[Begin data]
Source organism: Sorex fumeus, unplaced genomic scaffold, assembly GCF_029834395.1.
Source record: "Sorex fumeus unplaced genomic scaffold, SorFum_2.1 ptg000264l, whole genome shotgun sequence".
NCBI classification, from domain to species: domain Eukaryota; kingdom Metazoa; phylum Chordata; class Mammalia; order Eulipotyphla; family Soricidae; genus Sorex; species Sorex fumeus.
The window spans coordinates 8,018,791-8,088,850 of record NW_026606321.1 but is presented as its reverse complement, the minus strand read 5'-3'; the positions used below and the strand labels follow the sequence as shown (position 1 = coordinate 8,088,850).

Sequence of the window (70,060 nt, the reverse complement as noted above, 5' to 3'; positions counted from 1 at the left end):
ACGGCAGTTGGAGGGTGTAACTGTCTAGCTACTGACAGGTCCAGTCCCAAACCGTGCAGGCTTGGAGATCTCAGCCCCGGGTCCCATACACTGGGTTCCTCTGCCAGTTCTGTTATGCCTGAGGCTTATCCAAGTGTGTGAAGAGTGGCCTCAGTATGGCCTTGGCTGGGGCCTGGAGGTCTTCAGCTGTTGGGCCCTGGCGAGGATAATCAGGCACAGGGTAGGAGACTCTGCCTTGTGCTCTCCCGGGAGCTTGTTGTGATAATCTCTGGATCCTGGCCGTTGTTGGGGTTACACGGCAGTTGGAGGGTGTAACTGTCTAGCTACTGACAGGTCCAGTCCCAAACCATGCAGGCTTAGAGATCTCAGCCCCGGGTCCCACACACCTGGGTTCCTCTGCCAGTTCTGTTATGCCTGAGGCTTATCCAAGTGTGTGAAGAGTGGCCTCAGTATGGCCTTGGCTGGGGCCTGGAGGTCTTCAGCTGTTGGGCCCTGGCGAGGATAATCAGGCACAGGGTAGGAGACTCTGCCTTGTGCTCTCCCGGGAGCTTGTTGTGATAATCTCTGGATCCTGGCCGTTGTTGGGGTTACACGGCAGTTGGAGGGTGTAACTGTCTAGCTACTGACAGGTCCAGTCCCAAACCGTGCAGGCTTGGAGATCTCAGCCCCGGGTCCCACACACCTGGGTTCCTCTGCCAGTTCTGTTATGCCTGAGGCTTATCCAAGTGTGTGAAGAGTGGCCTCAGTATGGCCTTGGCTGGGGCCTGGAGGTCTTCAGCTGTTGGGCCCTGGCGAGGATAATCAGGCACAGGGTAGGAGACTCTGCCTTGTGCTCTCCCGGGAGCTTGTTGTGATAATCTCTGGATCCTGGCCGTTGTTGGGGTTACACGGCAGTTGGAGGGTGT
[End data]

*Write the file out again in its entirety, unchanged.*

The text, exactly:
Source organism: Sorex fumeus, unplaced genomic scaffold, assembly GCF_029834395.1.
Source record: "Sorex fumeus unplaced genomic scaffold, SorFum_2.1 ptg000264l, whole genome shotgun sequence".
NCBI classification, from domain to species: domain Eukaryota; kingdom Metazoa; phylum Chordata; class Mammalia; order Eulipotyphla; family Soricidae; genus Sorex; species Sorex fumeus.
The window spans coordinates 8,018,791-8,088,850 of record NW_026606321.1 but is presented as its reverse complement, the minus strand read 5'-3'; the positions used below and the strand labels follow the sequence as shown (position 1 = coordinate 8,088,850).

Sequence of the window (70,060 nt, the reverse complement as noted above, 5' to 3'; positions counted from 1 at the left end):
ACGGCAGTTGGAGGGTGTAACTGTCTAGCTACTGACAGGTCCAGTCCCAAACCGTGCAGGCTTGGAGATCTCAGCCCCGGGTCCCATACACTGGGTTCCTCTGCCAGTTCTGTTATGCCTGAGGCTTATCCAAGTGTGTGAAGAGTGGCCTCAGTATGGCCTTGGCTGGGGCCTGGAGGTCTTCAGCTGTTGGGCCCTGGCGAGGATAATCAGGCACAGGGTAGGAGACTCTGCCTTGTGCTCTCCCGGGAGCTTGTTGTGATAATCTCTGGATCCTGGCCGTTGTTGGGGTTACACGGCAGTTGGAGGGTGTAACTGTCTAGCTACTGACAGGTCCAGTCCCAAACCATGCAGGCTTAGAGATCTCAGCCCCGGGTCCCACACACCTGGGTTCCTCTGCCAGTTCTGTTATGCCTGAGGCTTATCCAAGTGTGTGAAGAGTGGCCTCAGTATGGCCTTGGCTGGGGCCTGGAGGTCTTCAGCTGTTGGGCCCTGGCGAGGATAATCAGGCACAGGGTAGGAGACTCTGCCTTGTGCTCTCCCGGGAGCTTGTTGTGATAATCTCTGGATCCTGGCCGTTGTTGGGGTTACACGGCAGTTGGAGGGTGTAACTGTCTAGCTACTGACAGGTCCAGTCCCAAACCGTGCAGGCTTGGAGATCTCAGCCCCGGGTCCCACACACCTGGGTTCCTCTGCCAGTTCTGTTATGCCTGAGGCTTATCCAAGTGTGTGAAGAGTGGCCTCAGTATGGCCTTGGCTGGGGCCTGGAGGTCTTCAGCTGTTGGGCCCTGGCGAGGATAATCAGGCACAGGGTAGGAGACTCTGCCTTGTGCTCTCCCGGGAGCTTGTTGTGATAATCTCTGGATCCTGGCCGTTGTTGGGGTTACACGGCAGTTGGAGGGTGT